There was the patrol car on the side of the road, where State Patrol Trooper Tony Radulescu parked for what he thought was a routine traffic stop.

We saw these images, again and again, in the newspaper and on TV, symbols of the violent deaths that have chilled our community in recent weeks.

But for those directly affected — those left behind — the images are just the start of a long and torturous process that will never make sense.

“This is a black hole when it comes to meaning or reason,” said Dr. E.K. “Ted” Rynearson.

Rynearson, 72, a psychiatrist at Virginia Mason Medical Center, has traveled the world treating those affected by violent death — from the survivors of 9/11 to those torn apart by war.

Rynearson’s treatment approach is called “restorative retelling,” which begins with stabilizing survivors’ capacity to deal with what they imagine their loved one’s death to have been like.

That seems like impossible work, when you consider the images and sounds from the Powell case, in particular. The burning house, the 911 calls from the social worker who took the young brothers to visit their father that day. The police reports that revealed that the boys had been hit with a hatchet before the fire.

We hear these things with sadness and detached curiosity.

But loved ones have to take them in, and try to carry on.

The initial response to violent death is denial, Rynearson said, and then most struggle with two kinds of responses:

Separation, which involves pining and yearning and wanting the person back; and avoidance, when the survivors want to push away any reminder of the violent death.

“That’s what’s confusing for survivors,” Rynearson said. “The way the person died pushes out how meaningful they were.”

Spirituality helps, because it diverts survivors from trying to come up with an answer. They turn to their God to sort it out.

“It stops people from thinking,” Rynearson said.

Taking action helps, too.

Chuck and Judy Cox, the grandparents of the Powell boys, are working through their grief by looking to change Washington state custody laws.

“You’re trying to find meaning and purpose,” Rynearson said of their efforts, “and sometimes the only way you can do it is legislatively.”

Rynearson has been looked to nationally for his work. In 1998, he received a grant that allowed him to bring clinicians from around the country to Seattle to learn his intervention model. One group came from an agency called Safe Horizons, in New York City.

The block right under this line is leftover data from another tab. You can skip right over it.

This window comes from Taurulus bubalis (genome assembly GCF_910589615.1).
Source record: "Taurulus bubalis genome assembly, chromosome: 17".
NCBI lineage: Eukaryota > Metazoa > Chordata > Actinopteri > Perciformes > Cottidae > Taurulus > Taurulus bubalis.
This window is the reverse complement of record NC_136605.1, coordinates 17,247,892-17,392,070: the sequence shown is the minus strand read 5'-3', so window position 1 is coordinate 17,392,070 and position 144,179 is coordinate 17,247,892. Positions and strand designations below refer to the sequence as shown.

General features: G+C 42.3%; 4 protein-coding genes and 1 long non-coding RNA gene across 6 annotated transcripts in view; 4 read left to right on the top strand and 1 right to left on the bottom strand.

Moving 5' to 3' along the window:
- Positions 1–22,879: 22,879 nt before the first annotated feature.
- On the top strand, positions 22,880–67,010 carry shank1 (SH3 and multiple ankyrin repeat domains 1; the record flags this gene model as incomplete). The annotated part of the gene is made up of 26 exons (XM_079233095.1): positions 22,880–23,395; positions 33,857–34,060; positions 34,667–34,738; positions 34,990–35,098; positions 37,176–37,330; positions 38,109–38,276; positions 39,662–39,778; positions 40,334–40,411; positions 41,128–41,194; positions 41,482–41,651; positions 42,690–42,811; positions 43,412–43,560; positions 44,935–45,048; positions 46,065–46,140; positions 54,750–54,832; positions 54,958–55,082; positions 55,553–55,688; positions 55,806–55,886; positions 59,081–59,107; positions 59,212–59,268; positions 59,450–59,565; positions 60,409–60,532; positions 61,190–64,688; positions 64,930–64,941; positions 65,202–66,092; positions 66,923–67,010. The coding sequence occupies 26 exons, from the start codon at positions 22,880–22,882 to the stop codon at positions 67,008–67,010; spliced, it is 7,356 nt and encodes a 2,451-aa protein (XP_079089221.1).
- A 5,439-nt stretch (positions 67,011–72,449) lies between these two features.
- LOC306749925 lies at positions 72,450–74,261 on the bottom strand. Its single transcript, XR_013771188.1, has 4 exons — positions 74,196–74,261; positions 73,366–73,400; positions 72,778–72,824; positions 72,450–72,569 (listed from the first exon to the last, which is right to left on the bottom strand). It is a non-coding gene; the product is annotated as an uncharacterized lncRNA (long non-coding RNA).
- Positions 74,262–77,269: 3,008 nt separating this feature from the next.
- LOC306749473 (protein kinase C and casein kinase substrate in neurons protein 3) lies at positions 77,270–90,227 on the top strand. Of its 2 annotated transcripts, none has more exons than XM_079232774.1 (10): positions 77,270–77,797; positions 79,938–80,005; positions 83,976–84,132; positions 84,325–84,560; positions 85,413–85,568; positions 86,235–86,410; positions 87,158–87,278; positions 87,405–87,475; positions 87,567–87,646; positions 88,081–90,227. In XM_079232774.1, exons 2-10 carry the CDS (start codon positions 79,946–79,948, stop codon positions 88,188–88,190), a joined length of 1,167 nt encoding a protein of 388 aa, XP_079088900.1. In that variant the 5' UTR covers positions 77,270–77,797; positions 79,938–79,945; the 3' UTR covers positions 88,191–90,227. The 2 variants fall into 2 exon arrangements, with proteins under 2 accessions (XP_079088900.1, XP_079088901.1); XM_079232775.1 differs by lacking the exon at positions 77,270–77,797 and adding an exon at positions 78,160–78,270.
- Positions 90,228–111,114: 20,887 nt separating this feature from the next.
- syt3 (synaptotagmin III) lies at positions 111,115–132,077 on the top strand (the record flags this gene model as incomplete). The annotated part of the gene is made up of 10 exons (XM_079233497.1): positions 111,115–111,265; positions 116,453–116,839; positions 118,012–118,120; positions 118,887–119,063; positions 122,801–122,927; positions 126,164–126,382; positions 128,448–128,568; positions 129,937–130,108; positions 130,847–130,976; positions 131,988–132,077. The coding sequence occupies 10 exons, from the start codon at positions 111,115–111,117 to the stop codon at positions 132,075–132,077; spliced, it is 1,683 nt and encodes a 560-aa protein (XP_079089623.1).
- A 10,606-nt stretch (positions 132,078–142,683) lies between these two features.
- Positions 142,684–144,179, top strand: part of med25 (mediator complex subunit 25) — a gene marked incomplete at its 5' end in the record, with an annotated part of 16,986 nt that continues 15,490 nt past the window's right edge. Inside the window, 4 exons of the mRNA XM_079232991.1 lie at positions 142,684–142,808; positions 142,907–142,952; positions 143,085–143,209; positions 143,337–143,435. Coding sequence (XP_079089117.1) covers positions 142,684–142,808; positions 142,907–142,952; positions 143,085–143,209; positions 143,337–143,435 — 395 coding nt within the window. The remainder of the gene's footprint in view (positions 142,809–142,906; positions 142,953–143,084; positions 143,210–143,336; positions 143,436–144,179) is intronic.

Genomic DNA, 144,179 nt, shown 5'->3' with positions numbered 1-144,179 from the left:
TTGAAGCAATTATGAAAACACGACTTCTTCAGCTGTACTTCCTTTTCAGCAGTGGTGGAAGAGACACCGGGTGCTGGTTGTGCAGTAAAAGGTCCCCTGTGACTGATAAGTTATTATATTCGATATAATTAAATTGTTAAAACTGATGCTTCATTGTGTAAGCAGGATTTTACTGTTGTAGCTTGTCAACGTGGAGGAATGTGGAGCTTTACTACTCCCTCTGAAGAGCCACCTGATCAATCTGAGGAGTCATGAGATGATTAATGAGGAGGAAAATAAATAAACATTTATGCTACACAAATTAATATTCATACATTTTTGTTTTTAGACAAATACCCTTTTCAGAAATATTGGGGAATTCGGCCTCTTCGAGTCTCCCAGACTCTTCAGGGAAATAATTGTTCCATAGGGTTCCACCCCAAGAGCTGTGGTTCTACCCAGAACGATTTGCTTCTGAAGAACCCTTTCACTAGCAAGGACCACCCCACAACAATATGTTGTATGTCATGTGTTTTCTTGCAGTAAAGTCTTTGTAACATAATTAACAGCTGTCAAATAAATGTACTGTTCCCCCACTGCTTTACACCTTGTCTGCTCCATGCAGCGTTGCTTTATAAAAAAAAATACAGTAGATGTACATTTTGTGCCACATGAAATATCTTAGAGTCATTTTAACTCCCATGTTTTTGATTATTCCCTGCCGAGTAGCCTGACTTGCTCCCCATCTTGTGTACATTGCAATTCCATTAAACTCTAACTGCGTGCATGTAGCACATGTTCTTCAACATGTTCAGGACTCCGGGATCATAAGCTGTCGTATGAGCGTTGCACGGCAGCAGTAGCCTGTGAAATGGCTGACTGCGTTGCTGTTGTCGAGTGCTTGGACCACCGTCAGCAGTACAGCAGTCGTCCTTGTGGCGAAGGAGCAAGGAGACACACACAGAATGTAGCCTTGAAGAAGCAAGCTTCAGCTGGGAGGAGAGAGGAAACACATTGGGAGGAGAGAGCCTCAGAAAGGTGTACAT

Three years later, in the crazed days after 9/11, Safe Horizons called Rynearson for help.

Every week for the next three years, he spoke by phone with 12 social workers who ran 14 support groups for those who lost loved ones.

“Everyone was responding to the same tragedy,” Rynearson said. “They were left with a generic image, but also a private one about the way the person had died, whether they jumped or were in the twin towers when they collapsed or burned to death.”

The work gets to Rynearson, too, so he limits the hours, and rows every morning near his Bainbridge Island home to clear his head.

“Nature really helps me, in terms of establishing my own resilience,” he said. “It puts you in connection with something that I don’t have to be in control of.”

He strives to keep “a healthy sort of detachment” with his clients.

“I can have one foot in the traumatic imagery, but at the same time, I am pulling them away from it.”

All the while, he is offering them words that he hopes will lead them to something like the life they knew before someone set it ablaze or opened fire.

“Over time, hope will return,” Rynearson tells them. “Engagement in living will return. Trust in the future will return.

“It’s not going to get better, it’s going to get different. But you’re going to manage this.”


Survivors of Violent Loss exists to build a lifeline of hope and healing by providing support and education to those who live and work with violent death. Coping isn't easy. Survivors of Violent Loss can help. (619) 685-0005